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Travellers’ Diarrhoea

Travellers’ diarrhoea is a condition which commonly affects travellers to certain high risk countries in Africa, Asia, and South America. It can be caused by viruses, bacteria, and protozoa, and is usually transmitted via contaminated foods and water.

About the medication

  • Dosage: The usual dose of Azithromycin to treat travellers’ diarrhoea is 500 mg per day.
  • How to take:  Take one 500mg tablet every day after symptoms start for 3 days.
  • Side effects: As most medications, Azithromycin can cause side effects in some patients. Possible side effects include nausea, vomiting, abdominal discomfort, diarrhoea.
  •  Who can take it? Azithromycin is a prescription only medication, so a healthcare professional needs to assess whether you can use it. It may not suitable for women who are pregnant or breastfeeding, or for people taking medications that could interact with antibiotics.
  •  Additional precautions: Take Azithromycin exactly as you’ve been instructed. Even if you have taken tablets with you, you should also take precautions to avoid food and waterborne diseases.


Course 3 Days
Pack size 3 x 500mg tablets
Price £30

About travellers’ diarrhoea

Travellers’ diarrhoea is a common complaint, which can be caused by bacteria, viruses and protozoa. Many travellers experience diarrhoea at some point during their travels when visiting high risk countries in South America, Africa, or Asia. Most diagnosed cases of travellers’ diarrhoea are caused by bacteria, and they are transmitted via contaminated food or drink.

Symptoms usually clear up without treatment. However, if you experience severe symptoms while travelling, or your symptoms don’t improve within three days, you need to see a doctor.

Travellers who are planning to visit high risk regions for travellers’ diarrhoea, and who will be unable to access medical help during their trip, may be advised to take medication with them in order to be able to treat the condition if they catch it.

Travellers’ diarrhoea treatment

Most patients with travellers’ diarrhoea find that they get better without treatment. During your travel health consultation, the nurse or pharmacist will assess whether it’s advisable to take treatment for travellers’ diarrhoea with you. This will depend on your medical history, as well as the countries you are travelling to and what you have planned during your trip.

While the majority of cases of travellers’ diarrhoea are caused by bacteria, it is important to note that bacteria is not the only cause of travellers’ diarrhoea, and these antibiotics will be ineffective against diarrhoea caused by viral infections or protozoa. There is no treatment that can guarantee successful treatment of travellers’ diarrhoea from every possible cause.

How is the treatment taken?

If you need to take it, treatment for travellers’ diarrhoea comes in the form of tablets that you take once a day for 3 days. Generally, treatment should be started when there is no medical help available and if bowel movements become very frequent and watery for more than 3 days. A Superdrug nurse or pharmacist can advise you more on this during a free consultation.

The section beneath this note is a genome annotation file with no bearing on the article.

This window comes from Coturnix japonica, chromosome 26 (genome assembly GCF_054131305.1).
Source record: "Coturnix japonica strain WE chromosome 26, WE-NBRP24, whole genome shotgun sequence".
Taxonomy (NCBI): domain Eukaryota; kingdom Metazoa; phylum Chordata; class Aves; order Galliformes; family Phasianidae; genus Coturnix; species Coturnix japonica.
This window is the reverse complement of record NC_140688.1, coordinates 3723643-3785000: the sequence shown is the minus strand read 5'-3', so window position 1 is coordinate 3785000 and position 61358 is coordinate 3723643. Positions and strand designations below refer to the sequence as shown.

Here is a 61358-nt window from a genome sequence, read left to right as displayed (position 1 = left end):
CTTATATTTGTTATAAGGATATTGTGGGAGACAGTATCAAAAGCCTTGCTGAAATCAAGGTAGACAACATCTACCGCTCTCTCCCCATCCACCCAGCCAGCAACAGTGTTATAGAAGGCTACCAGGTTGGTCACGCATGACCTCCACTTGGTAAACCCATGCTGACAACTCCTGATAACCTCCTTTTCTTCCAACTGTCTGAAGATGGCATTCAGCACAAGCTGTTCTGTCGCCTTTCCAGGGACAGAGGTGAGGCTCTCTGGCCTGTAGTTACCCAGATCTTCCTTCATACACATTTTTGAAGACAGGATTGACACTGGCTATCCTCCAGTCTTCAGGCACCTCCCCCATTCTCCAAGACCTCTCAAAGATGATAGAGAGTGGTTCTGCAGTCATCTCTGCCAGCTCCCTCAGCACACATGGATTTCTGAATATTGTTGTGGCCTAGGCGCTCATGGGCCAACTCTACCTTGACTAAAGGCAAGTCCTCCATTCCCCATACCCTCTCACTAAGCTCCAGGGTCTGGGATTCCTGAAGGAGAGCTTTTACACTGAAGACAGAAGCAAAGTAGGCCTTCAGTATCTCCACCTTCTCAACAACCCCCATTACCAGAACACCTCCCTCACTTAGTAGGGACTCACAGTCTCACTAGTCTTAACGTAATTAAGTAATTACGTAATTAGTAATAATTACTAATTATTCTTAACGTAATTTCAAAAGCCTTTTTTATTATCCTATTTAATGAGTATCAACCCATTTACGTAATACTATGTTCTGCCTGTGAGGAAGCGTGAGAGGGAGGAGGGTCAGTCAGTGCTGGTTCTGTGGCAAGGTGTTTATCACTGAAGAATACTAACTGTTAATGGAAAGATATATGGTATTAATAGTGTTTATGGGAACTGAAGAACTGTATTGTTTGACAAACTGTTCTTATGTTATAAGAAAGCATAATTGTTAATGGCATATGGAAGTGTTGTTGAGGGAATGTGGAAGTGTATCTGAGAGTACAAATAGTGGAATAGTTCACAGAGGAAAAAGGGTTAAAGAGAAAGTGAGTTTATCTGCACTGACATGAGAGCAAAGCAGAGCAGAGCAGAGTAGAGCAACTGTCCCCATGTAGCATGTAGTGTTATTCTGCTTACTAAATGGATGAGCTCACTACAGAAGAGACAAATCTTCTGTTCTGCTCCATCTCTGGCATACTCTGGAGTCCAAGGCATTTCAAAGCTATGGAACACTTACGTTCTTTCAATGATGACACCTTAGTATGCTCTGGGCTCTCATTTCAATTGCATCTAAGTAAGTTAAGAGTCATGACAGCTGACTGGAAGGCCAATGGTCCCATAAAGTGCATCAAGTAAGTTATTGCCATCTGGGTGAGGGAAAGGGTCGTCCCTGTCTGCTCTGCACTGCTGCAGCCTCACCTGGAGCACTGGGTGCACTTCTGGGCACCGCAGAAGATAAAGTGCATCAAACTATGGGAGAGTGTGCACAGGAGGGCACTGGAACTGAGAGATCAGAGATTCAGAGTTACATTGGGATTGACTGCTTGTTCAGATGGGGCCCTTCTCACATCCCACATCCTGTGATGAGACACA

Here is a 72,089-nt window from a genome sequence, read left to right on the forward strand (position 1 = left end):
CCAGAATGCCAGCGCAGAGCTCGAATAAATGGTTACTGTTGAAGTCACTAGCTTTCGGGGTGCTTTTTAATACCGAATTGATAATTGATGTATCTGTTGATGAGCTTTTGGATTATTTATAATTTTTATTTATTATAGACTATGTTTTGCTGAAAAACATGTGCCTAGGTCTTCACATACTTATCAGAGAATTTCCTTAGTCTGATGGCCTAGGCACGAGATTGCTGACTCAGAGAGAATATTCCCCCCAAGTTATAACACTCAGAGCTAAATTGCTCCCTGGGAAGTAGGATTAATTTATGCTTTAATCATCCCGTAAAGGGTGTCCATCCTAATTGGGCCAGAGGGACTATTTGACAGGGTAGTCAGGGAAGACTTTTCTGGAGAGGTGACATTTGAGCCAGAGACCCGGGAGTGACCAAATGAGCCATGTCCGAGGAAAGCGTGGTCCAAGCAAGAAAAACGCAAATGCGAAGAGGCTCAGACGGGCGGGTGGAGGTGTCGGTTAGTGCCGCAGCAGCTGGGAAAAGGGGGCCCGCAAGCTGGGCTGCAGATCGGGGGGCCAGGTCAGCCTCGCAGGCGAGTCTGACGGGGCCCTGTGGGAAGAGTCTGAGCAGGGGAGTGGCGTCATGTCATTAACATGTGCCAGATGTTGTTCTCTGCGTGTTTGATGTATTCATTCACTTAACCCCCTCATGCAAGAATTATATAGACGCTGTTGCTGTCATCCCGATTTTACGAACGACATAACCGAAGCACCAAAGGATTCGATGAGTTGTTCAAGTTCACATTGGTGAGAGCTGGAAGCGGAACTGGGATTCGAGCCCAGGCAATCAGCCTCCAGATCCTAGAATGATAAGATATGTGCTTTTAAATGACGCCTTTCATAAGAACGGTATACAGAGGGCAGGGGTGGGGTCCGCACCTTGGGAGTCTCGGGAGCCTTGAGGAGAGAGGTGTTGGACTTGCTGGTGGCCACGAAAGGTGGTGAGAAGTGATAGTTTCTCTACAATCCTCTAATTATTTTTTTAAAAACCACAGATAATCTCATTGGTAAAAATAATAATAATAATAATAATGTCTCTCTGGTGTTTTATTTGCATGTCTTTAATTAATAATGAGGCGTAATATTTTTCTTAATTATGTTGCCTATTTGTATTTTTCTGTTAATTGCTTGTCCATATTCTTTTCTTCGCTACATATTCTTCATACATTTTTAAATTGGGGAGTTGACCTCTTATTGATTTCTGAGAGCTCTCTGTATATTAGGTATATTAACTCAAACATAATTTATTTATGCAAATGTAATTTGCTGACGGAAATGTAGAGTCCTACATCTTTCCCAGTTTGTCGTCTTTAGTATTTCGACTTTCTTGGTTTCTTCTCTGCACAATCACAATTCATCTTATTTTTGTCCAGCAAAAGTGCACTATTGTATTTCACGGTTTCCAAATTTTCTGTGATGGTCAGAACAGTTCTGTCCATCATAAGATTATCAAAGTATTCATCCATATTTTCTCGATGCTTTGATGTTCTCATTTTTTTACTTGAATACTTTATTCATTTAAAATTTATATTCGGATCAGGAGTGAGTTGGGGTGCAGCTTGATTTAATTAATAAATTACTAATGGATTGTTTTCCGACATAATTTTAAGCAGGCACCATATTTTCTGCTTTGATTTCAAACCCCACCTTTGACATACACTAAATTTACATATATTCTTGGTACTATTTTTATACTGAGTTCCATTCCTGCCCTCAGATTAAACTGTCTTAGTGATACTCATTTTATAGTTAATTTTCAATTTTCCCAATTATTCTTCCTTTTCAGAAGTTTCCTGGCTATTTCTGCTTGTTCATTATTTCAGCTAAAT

Even if you speak to a travel nurse or pharmacist, you should also see a doctor as soon as possible to get diagnosed. There are a range of conditions which can cause similar symptoms as travellers’ diarrhoea which may require treatment to prevent complications. Some other infections that can cause diarrhoea include cholera, typhoid, and hepatitis A.

Treating travellers’ diarrhoea without antibiotics

It is important that you drink plenty of fluids to prevent dehydration. Rehydration salts can be helpful to ensure you remain hydrated and maintain the correct balance of sugars and salts despite your symptoms.

You can try using over the counter diarrhoea remedies such as loperamide or Bismuth subsalicylate to reduce your symptoms where toilet facilities may be an issue.

If you experience traveller’s diarrhoea lasting beyond 3 days and you haven’t been prescribed an antibiotic treatment, or you have very severe symptoms, you should see a doctor without delay. If your symptoms are mild, they may resolve without treatment.

What symptoms does travellers’ diarrhoea cause?

The bacteria that cause travellers’ diarrhoea cause you to pass stools more frequently than normal, and your stool may be unusually watery.

You may find that you need to visit the toilet very urgently. If you notice any blood in your stools, have a high fever, or are getting dehydrated it’s really important you seek medical attention as soon as possible.

In addition, you may experience other digestive problems such as nausea, vomiting and stomach cramps.


In order to prevent travellers’ diarrhoea and other food and waterborne diseases, you need to practise food and water safety.

  • The following will help prevent infection:
  • Make sure any cooked food you buy has been cooked through and is piping hot.
  • Avoid raw foods or wash them well with clean, safe water.
  • Peel fruits and vegetables or wash them with clean, safe water before use.
  • Drink bottled water; If unsure whether water is safe to drink, boil it or purify it before use. When buying bottled water, ensure the security seal is intact.
  • Wash your hands regularly, with water and soap.


For further advice read our guide on food and water safety.

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